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Modeling warfare in social animals: a "chemical" approach.

Santarlasci A, Martelloni G, Frizzi F, Santini G, Bagnoli F - PLoS ONE (2014)

Bottom Line: The main result that we obtained is a dominance phase diagram, that gives the average trajectory of a generic battle, for an arbitrary number of opponents.With respect to other war models (e.g., Lanchester's ones), our chemical model considers all phases of the battle and not only casualties.This allows a more detailed description of the battle (with a larger number of parameters), allowing the development of more sophisticated models (e.g., spatial ones), with the goal of distinguishing collective effects from the strategic ones.

View Article: PubMed Central - PubMed

Affiliation: Department of Information Engineering, University of Florence, Firenze, Italy; Center for the Study of Complex Dynamics (CSDC), University of Florence, Sesto Fiorentino (FI), Italy.

ABSTRACT
We present here a general method for modelling the dynamics of battles among social animals. The proposed method exploits the procedures widely used to model chemical reactions, but still uncommon in behavioural studies. We applied this methodology to the interpretation of experimental observations of battles between two species of ants (Lasius neglectus and Lasius paralienus), but this scheme may have a wider applicability and can be extended to other species as well. We performed two types of experiment labelled as interaction and mortality. The interaction experiments are designed to obtain information on the combat dynamics and lasted one hour. The mortality ones provide information on the casualty rates of the two species and lasted five hours. We modelled the interactions among ants using a chemical model which considers the single ant individuals and fighting groups analogously to atoms and molecules. The mean-field behaviour of the model is described by a set of non-linear differential equations. We also performed stochastic simulations of the corresponding agent-based model by means of the Gillespie event-driven integration scheme. By fitting the stochastic trajectories with the deterministic model, we obtained the probability distribution of the reaction parameters. The main result that we obtained is a dominance phase diagram, that gives the average trajectory of a generic battle, for an arbitrary number of opponents. This phase diagram was validated with some extra experiments. With respect to other war models (e.g., Lanchester's ones), our chemical model considers all phases of the battle and not only casualties. This allows a more detailed description of the battle (with a larger number of parameters), allowing the development of more sophisticated models (e.g., spatial ones), with the goal of distinguishing collective effects from the strategic ones.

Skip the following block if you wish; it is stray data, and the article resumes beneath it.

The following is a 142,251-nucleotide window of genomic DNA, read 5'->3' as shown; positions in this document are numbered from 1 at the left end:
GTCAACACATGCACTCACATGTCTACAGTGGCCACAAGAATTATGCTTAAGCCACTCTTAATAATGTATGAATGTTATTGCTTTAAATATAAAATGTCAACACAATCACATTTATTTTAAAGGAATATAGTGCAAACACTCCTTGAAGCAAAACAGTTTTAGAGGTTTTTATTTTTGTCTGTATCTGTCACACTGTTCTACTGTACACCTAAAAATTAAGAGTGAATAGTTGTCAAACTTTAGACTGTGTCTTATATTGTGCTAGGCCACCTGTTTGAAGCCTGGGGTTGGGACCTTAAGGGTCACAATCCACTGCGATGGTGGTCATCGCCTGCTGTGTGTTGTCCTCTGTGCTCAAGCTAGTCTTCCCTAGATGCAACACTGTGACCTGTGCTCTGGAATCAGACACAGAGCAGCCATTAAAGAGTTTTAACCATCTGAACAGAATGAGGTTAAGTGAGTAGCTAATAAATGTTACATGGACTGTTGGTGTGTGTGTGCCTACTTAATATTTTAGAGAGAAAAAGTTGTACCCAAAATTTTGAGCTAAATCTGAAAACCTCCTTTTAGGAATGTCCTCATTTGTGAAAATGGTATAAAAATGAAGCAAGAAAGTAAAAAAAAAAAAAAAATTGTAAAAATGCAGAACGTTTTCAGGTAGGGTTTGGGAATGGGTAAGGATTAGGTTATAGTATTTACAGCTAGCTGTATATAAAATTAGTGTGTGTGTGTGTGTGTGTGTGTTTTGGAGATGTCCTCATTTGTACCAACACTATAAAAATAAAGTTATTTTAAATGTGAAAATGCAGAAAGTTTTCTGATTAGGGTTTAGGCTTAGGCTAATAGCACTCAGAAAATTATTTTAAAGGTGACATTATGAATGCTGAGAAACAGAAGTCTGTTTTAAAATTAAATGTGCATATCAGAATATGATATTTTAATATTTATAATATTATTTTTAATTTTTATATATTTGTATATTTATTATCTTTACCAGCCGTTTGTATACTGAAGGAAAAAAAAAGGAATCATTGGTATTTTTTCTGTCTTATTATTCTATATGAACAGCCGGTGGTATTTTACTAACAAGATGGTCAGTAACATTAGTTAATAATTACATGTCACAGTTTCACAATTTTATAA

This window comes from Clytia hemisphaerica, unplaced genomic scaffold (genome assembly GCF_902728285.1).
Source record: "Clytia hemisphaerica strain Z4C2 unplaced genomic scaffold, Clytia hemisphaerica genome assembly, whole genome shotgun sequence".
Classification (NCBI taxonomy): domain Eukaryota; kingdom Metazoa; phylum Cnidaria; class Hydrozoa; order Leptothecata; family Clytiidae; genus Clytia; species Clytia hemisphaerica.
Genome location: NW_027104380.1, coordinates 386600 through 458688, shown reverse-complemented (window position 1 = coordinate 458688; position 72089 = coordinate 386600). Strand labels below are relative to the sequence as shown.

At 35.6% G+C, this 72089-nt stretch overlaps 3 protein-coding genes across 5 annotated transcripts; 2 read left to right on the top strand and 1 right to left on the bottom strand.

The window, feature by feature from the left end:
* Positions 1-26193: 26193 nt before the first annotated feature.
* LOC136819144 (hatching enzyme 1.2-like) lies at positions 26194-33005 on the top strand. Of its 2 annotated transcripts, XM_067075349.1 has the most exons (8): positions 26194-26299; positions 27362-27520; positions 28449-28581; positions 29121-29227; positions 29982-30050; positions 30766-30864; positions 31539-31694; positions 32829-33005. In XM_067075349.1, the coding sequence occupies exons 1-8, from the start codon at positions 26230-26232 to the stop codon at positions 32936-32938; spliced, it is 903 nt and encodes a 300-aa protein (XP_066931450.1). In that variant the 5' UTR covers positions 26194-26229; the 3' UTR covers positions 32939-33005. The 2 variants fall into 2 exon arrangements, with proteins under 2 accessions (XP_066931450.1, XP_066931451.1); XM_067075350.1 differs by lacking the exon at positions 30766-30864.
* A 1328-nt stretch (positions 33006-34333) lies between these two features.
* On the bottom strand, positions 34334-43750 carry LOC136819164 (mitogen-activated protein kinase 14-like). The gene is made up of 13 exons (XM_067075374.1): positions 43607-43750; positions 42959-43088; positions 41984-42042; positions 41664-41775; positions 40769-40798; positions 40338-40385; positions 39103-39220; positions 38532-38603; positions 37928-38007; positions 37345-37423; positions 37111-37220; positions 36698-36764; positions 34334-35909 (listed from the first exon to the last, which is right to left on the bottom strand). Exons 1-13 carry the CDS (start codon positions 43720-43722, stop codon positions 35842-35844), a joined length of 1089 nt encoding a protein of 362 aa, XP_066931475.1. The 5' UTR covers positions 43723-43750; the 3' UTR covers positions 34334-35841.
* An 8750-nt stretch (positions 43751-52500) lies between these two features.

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Distribution of the reaction coefficient.Coefficients  (A),  (B),  (C),  (D),  (E) and  (F), obtained with our stochastic procedure; the best fit is achieved by means of Log-normal distribution comparing the likelihoods.
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pone-0111310-g003: Distribution of the reaction coefficient.Coefficients (A), (B), (C), (D), (E) and (F), obtained with our stochastic procedure; the best fit is achieved by means of Log-normal distribution comparing the likelihoods.

Mentions: Some examples of the frequency distributions of parameter values estimated from the stochastic model are shown in Fig. 3. The best fit of their distribution is given by a Log-normal distribution (we test also Exponential and Weibull), using the likelihood method. We proceeded in this way: we divided the 100 Gillespie simulations in two sets of 50. We then evaluated the parameters of the Log-normal distribution (average and variance) for the first set and used them in the likelihood test for the following 50 samples. The same was done dividing the 20 experimental samples in two sets of 10. The results are reported in Table 4